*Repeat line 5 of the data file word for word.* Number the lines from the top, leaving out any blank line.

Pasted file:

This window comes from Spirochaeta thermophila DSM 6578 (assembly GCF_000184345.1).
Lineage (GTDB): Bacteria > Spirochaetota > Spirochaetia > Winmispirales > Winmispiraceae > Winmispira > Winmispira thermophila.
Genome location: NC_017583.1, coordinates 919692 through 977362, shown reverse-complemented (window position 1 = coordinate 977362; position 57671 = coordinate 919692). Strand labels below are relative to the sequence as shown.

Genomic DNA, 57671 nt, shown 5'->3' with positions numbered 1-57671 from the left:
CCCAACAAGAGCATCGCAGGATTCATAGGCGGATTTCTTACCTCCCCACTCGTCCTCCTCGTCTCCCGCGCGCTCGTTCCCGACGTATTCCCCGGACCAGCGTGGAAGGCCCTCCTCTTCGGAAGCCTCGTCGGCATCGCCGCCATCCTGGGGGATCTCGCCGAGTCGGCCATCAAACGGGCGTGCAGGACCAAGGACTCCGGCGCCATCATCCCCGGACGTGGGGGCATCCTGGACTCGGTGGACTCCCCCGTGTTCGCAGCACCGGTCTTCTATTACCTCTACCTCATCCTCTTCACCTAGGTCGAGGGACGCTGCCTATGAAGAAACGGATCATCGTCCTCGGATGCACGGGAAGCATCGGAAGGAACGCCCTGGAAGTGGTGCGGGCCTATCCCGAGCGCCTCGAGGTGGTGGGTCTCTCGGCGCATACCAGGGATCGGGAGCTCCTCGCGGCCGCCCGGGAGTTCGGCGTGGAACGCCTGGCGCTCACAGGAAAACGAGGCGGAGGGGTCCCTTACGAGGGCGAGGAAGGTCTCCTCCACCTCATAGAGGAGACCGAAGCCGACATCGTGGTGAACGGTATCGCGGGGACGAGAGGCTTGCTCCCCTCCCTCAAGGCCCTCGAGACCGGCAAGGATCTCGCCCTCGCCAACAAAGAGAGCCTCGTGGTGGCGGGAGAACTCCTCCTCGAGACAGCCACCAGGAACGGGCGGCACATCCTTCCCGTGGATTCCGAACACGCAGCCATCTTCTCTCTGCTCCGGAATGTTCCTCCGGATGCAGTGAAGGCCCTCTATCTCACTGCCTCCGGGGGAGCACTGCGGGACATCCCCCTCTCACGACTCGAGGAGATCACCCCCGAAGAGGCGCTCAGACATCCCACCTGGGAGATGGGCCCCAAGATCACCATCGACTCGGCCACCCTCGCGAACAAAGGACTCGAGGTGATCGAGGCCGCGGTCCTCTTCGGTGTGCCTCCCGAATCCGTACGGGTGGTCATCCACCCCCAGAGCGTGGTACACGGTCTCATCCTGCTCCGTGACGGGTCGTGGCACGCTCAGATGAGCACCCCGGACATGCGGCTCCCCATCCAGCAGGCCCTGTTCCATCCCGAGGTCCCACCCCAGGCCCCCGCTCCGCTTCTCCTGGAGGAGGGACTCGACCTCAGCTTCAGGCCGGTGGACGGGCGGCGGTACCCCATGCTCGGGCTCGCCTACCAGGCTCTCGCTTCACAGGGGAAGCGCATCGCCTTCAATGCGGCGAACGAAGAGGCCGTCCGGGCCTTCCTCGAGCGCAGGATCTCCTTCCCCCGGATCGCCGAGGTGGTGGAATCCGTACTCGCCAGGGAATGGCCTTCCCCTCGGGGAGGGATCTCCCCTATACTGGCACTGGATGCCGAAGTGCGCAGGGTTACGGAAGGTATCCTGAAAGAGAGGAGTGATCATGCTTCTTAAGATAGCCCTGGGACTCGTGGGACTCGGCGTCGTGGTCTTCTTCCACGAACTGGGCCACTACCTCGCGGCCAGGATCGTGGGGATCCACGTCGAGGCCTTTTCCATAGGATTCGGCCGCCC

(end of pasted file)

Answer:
CCCAACAAGAGCATCGCAGGATTCATAGGCGGATTTCTTACCTCCCCACTCGTCCTCCTCGTCTCCCGCGCGCTCGTTCCCGACGTATTCCCCGGACCAGCGTGGAAGGCCCTCCTCTTCGGAAGCCTCGTCGGCATCGCCGCCATCCTGGGGGATCTCGCCGAGTCGGCCATCAAACGGGCGTGCAGGACCAAGGACTCCGGCGCCATCATCCCCGGACGTGGGGGCATCCTGGACTCGGTGGACTCCCCCGTGTTCGCAGCACCGGTCTTCTATTACCTCTACCTCATCCTCTTCACCTAGGTCGAGGGACGCTGCCTATGAAGAAACGGATCATCGTCCTCGGATGCACGGGAAGCATCGGAAGGAACGCCCTGGAAGTGGTGCGGGCCTATCCCGAGCGCCTCGAGGTGGTGGGTCTCTCGGCGCATACCAGGGATCGGGAGCTCCTCGCGGCCGCCCGGGAGTTCGGCGTGGAACGCCTGGCGCTCACAGGAAAACGAGGCGGAGGGGTCCCTTACGAGGGCGAGGAAGGTCTCCTCCACCTCATAGAGGAGACCGAAGCCGACATCGTGGTGAACGGTATCGCGGGGACGAGAGGCTTGCTCCCCTCCCTCAAGGCCCTCGAGACCGGCAAGGATCTCGCCCTCGCCAACAAAGAGAGCCTCGTGGTGGCGGGAGAACTCCTCCTCGAGACAGCCACCAGGAACGGGCGGCACATCCTTCCCGTGGATTCCGAACACGCAGCCATCTTCTCTCTGCTCCGGAATGTTCCTCCGGATGCAGTGAAGGCCCTCTATCTCACTGCCTCCGGGGGAGCACTGCGGGACATCCCCCTCTCACGACTCGAGGAGATCACCCCCGAAGAGGCGCTCAGACATCCCACCTGGGAGATGGGCCCCAAGATCACCATCGACTCGGCCACCCTCGCGAACAAAGGACTCGAGGTGATCGAGGCCGCGGTCCTCTTCGGTGTGCCTCCCGAATCCGTACGGGTGGTCATCCACCCCCAGAGCGTGGTACACGGTCTCATCCTGCTCCGTGACGGGTCGTGGCACGCTCAGATGAGCACCCCGGACATGCGGCTCCCCATCCAGCAGGCCCTGTTCCATCCCGAGGTCCCACCCCAGGCCCCCGCTCCGCTTCTCCTGGAGGAGGGACTCGACCTCAGCTTCAGGCCGGTGGACGGGCGGCGGTACCCCATGCTCGGGCTCGCCTACCAGGCTCTCGCTTCACAGGGGAAGCGCATCGCCTTCAATGCGGCGAACGAAGAGGCCGTCCGGGCCTTCCTCGAGCGCAGGATCTCCTTCCCCCGGATCGCCGAGGTGGTGGAATCCGTACTCGCCAGGGAATGGCCTTCCCCTCGGGGAGGGATCTCCCCTATACTGGCACTGGATGCCGAAGTGCGCAGGGTTACGGAAGGTATCCTGAAAGAGAGGAGTGATCATGCTTCTTAAGATAGCCCTGGGACTCGTGGGACTCGGCGTCGTGGTCTTCTTCCACGAACTGGGCCACTACCTCGCGGCCAGGATCGTGGGGATCCACGTCGAGGCCTTTTCCATAGGATTCGGCCGCCC